0211 GMT April 23, 2019
The data, along with earlier softer readings on trade and credit growth, reinforce consensus views that the world's second-largest economy is cooling but not at risk of a sharp slowdown yet, Reuters reported.
Industrial output rose 6.1 percent in August from a year earlier, the National Bureau of Statistics (NBS) said, slightly more than analysts had expected and a tick better than July.
But production of key goods including motor vehicles and transport equipment actually fell. Output of cars barely grew, while crude steel production increased by just a third of the pace in the previous month.
Retail sales rose 9.0 percent on-year. Analysts had expected a gain of 8.8 percent, unchanged from July.
Fixed-asset investment growth slowed to 5.3 percent in January-August from the same period a year earlier, weighed down once again by slowing infrastructure growth.
Analysts polled by Reuters had expected a reading of 5.5 percent, in line with the previous all-time low announced last month.
"The August activity and spending data were a mixed bag. On balance though, they do little to change our view that growth remains on a downward trajectory," Capital Economics said in a note, adding its own gauge suggested industrial output was much weaker than the official data.
Private sector fixed-asset investment rose 8.7 percent in January-August, compared with an increase of 8.8 percent in the first seven months. Private investment accounts for about 60 percent of overall investment in China.
Growth in infrastructure spending, a powerful economic driver last year, slowed again to 4.2 percent in the first eight months of the year, compared with a rise of 5.7 percent in January-July.
China got off to a strong start this year, but its economic outlook is being clouded by the escalating US trade dispute and cooling domestic demand, triggered in part by a regulatory crackdown on riskier financing.
Beijing is trying to accelerate infrastructure investment but analysts warn it will take some time for the benefits to kick in, with economic conditions expected to get worse before they get better.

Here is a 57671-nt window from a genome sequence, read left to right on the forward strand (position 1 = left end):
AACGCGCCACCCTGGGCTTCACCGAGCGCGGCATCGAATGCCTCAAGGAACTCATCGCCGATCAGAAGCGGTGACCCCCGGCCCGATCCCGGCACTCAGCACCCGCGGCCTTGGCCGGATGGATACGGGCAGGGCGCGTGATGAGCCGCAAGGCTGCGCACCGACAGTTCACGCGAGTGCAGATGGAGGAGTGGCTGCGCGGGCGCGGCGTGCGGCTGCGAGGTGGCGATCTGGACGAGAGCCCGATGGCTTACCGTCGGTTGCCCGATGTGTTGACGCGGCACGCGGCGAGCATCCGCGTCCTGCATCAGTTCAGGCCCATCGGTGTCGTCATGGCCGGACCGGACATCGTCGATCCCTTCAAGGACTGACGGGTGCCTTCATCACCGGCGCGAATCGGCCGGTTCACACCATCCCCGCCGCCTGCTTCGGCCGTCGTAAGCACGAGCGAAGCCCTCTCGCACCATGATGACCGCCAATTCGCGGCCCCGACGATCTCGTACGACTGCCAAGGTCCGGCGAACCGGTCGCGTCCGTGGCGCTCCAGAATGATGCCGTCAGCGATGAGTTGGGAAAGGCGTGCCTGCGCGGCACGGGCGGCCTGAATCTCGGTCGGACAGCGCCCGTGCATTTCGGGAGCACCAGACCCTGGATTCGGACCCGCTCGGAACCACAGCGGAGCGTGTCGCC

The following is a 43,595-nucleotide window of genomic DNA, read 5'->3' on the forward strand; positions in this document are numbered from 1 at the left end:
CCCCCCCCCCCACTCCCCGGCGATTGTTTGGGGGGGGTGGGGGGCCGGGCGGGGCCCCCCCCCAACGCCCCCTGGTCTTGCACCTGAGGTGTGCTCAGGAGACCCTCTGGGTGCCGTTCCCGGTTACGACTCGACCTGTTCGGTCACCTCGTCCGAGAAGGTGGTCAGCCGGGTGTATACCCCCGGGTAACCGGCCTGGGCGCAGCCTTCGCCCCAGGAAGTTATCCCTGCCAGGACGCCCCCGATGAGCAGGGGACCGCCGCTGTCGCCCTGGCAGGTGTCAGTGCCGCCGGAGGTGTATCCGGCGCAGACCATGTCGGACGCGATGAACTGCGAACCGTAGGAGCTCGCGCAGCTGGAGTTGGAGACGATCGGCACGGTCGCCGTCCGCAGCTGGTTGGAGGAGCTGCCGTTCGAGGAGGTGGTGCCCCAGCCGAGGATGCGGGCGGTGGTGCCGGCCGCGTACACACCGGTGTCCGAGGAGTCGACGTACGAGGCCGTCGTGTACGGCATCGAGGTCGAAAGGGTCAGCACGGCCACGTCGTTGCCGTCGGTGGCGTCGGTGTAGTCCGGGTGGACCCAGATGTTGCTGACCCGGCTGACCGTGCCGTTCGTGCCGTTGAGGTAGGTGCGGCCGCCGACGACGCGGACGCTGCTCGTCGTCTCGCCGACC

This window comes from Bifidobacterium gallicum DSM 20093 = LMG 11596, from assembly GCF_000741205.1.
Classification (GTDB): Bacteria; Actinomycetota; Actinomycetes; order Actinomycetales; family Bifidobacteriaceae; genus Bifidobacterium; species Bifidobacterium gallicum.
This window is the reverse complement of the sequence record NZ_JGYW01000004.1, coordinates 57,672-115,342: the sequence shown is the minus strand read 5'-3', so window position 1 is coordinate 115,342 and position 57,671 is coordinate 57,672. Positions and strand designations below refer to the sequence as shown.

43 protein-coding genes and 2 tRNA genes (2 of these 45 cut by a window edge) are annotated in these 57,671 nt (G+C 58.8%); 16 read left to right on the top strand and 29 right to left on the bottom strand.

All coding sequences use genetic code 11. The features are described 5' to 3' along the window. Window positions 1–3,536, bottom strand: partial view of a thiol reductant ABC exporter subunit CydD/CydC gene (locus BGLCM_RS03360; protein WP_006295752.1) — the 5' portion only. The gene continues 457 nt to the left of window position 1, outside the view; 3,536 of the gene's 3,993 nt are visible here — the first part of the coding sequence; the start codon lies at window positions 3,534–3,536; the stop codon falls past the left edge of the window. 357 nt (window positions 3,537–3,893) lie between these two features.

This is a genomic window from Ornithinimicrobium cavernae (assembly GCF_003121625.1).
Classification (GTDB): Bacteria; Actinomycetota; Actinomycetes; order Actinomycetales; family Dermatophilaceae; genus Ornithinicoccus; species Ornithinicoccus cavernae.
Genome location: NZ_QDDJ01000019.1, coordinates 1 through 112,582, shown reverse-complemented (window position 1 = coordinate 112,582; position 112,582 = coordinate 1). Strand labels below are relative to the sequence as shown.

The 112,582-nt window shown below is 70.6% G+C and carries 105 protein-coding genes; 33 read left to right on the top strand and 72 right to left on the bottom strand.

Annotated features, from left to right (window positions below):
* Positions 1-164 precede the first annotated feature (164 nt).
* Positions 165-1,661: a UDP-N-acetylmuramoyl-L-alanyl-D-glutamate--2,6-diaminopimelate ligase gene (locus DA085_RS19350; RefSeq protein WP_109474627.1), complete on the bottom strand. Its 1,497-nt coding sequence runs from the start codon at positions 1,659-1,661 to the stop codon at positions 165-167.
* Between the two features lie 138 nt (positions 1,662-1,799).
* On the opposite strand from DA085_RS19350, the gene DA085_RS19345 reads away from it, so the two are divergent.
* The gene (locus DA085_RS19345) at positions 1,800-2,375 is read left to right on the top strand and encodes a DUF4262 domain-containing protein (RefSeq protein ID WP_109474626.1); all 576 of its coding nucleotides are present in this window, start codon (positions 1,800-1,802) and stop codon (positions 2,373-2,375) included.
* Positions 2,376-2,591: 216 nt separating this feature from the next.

China's state planner recently warned that the country's investment growth may weaken even further in the future and authorities should step up fiscal and financial measures to give it a boost.
In recent weeks, Beijing has told local governments to speed up the sale of special bonds to raise money for investments. Finance Minister Liu Kun told Reuters such bond issuance will blow past one trillion yuan by the end of the current quarter.
With Washington ratcheting up the trade pressure, Chinese policymakers have shifted their focus in recent months to easing credit conditions and shoring up business confidence.
In addition to ramping up spending, China is pumping liquidity into the financial system to bring down financing costs, cutting taxes and offering assistance to firms hit by the trade battle.
It is also encouraging banks to lend more to smaller firms, but a rising tide of bad loans and defaults is making lenders cautious, complicating the central bank's policy efforts.
Top officials have vowed they will not resort to strong stimulus as they have in past downturns, a policy choice that boosted growth but fueled a mountain of debt and systemic financial risks that regulators are still struggling to address.
But most economists suspect Beijing may start opening the taps wider in coming months if growth deteriorates sharply under the cumulative weight of US trade measures.
ING's Iris Pang believes the scale of the fiscal stimulus this year and next will be equivalent to the massive support the government rolled out during the global financial crisis.
"Expect a total five trillion yuan fiscal stimulus for the rest of 2018, and another five trillion yuan of fiscal stimulus in the first half of 2019," she said in a recent note.
"Then the scale of around 10 trillion would be equivalent to then four trillion yuan stimulus in 2009 (GDP rose more than two times during this period)."